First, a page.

Impressions from Training Camp Part II

With the basics already in place and skating tests completed, Avalanche training camp continued on this week with a few fruitful sessions and some impressions to take away.

Monday

Day four and the last official day of camp was a break from systems and structure to focus on special teams work. Offense was the theme of the day and it was nice to see a bit more open play and skill before digging into the power play.

Personnel in each group were split into power play units with the remaining players serving as penalty killers who would rotate around. There were four power play units in total which were (left, front, right, center, point):

1: MacKinnon, Landeskog, Rantanen, Compher, Barrie

2: Dries, Kaut, Kerfoot, Jost, Girard

3: Wilson, Soderberg, Kamenev, Andrighetto, Johnson

4: Beaudin, Saigeon/Shvyrev, Lewis, Henry, Zadorov

The first unit looked like one would expect. The second unit had some decent chemistry. Sam Girard is as dynamic as ever and the whole group seemed to work and moved the puck well. On the contrary, the third unit was pretty much a disaster and could not keep control of the puck. Vladislav Kamenev improved through the session and was implementing things the coaches were explaining to him. The fourth unit of mostly younger players was predictably a bit uneven but the standout was Ty Lewis on the right side who looked as poised as anyone the whole day on the power play.

Martin Kaut continued his upward trajectory with another solid day of camp. He was moving well and made several nice plays and snipes in the drills. He was placed net front on the power play and was able to create a few plays there plus is good on puck retrieval as well.

As far as the penalty kill, the group as a whole did a good job preventing chances from the middle of the ice. The coaching staff seemed to choose several penalty killers in particular to stay with the top power play unit. Those were Matt Calvert, Logan O’Connor and Matthew Boucher. Yes, the only pure invite left on the roster was tasked with defending Nathan MacKinnon and Tyson Barrie with actually pretty respectable results. He’s not of relevance to the NHL roster but again asking a kid to show something should be rewarded with a contract of some sort (and it was nice to see he stuck around at least was assigned to Colorado Eagles camp a couple days later).

Thursday

Although camp officially ended prior to the first preseason game, this session was basically a continuation of such. With the roster 10 players lighter due to the previous day’s cuts, the two groups were reshuffled in order to prepare for the upcoming preseason games. Group 1 was largely those who participated in the first game against Vegas and looks likely to play the third game on Monday in Vegas.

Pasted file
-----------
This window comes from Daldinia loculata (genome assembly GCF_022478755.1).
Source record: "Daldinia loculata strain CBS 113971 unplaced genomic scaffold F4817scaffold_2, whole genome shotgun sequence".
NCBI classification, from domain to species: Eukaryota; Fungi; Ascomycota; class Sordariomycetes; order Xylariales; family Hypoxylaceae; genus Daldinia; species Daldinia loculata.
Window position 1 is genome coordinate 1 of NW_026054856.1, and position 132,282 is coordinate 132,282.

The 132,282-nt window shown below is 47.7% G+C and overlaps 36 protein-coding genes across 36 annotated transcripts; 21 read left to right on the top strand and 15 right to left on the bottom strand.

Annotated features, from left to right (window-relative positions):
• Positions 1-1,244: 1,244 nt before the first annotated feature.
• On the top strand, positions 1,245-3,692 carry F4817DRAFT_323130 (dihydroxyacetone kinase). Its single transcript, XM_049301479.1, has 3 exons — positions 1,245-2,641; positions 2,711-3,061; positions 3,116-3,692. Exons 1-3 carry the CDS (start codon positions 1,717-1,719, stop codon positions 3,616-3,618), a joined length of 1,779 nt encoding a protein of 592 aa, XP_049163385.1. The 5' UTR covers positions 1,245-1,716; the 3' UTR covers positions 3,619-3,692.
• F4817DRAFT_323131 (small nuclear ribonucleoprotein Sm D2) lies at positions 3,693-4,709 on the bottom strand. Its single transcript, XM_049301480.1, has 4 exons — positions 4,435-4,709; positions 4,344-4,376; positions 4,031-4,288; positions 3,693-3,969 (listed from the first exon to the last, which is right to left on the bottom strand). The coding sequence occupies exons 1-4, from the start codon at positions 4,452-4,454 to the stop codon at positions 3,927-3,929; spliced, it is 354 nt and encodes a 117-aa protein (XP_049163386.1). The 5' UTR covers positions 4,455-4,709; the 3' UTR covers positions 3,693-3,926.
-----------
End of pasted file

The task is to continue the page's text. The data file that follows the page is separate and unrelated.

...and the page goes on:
Landeskog-MacKinnon-Rantanen

Nieto-Soderberg-Bourque

(Calvert)-Compher-O’Connor

Barron-Agozzino-Kosmachuk

The defense in this group consisted of seven and pairs were not obvious. It was great to see Nikita Zadorov and Patrik Nemeth in regular jerseys as well as Nicolas Meloche on ice for a full practice. The other defensemen were Erik Johnson, Tyson Barrie, Ian Cole and Josh Anderson. Matt Calvert missed the practice and Mikko Rantanen left partly through so the forwards in this session were a bit thin.

Breakouts was the theme of the early part of the day and then battle drills to conclude the session. There wasn’t as much energy in this collection of players as there is in the second group but the focus was intensified with the roster getting closer to what it will look like on opening night.

The second group all seems primed to play in the second preseason game in Minnesota on Saturday. The practice lines have been very purposed and translated to game lines for the most part, which is why it is important to note the trios in each practice session.

Kerfoot-Jost-Kaut

Andrighetto-Kamenev-Wilson

Lewis-Shvyrev-Dries

Greer-Toninato-Bass

Defensive pairs were more obvious in this one with Sam GirardAnton Lindholm, Ryan GravesMark Alt, and Mason GeertsenMark Barberio together for many of the drills.

The pace and enthusiasm in this group was high as it was clear they were preparing for an upcoming game. Coach Bednar kept reminding the group that they were going to need offense as they worked through the battle drills. The first three forward groups built on the chemistry they’ve had skating together since the beginning of camp. The fourth group wasn’t as cohesive and AJ Greer stood out more when he was with Andrew Agozzino and Sheldon Dries earlier in camp.

Ty Lewis continues just a rock solid camp for himself. He always has a good day even if he doesn’t have a standout individual moment. He seems to be getting better as camp moves along and he is very comfortable in a professional setting. He is one of the hardest workers, seems to execute each drill well and puts in the extra effort with staying late after practice to work on skills and seeks out coaches to receive extra instruction.

Meanwhile on the other sheet of ice, Conor Timmins and Sergei Boikov skated and took shots for about half an hour as seen below. Both looked good doing so for what it’s worth.

Russia

As a bonus, Nikolai Kovalenko decided he wasn’t going to be forgotten on this camp day as he scored two goals for Lokomotiv in the KHL, the second of which (as seen below) turned out to be the game winning goal in a 4-3 game. Kovalenko is getting consistent ice time of about 10-12 minutes, which is solid for an 18 year-old in the KHL. It looks like he just might stick on the big club all year.

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queenjk

Aka tigervixxxen, prospect junkie.

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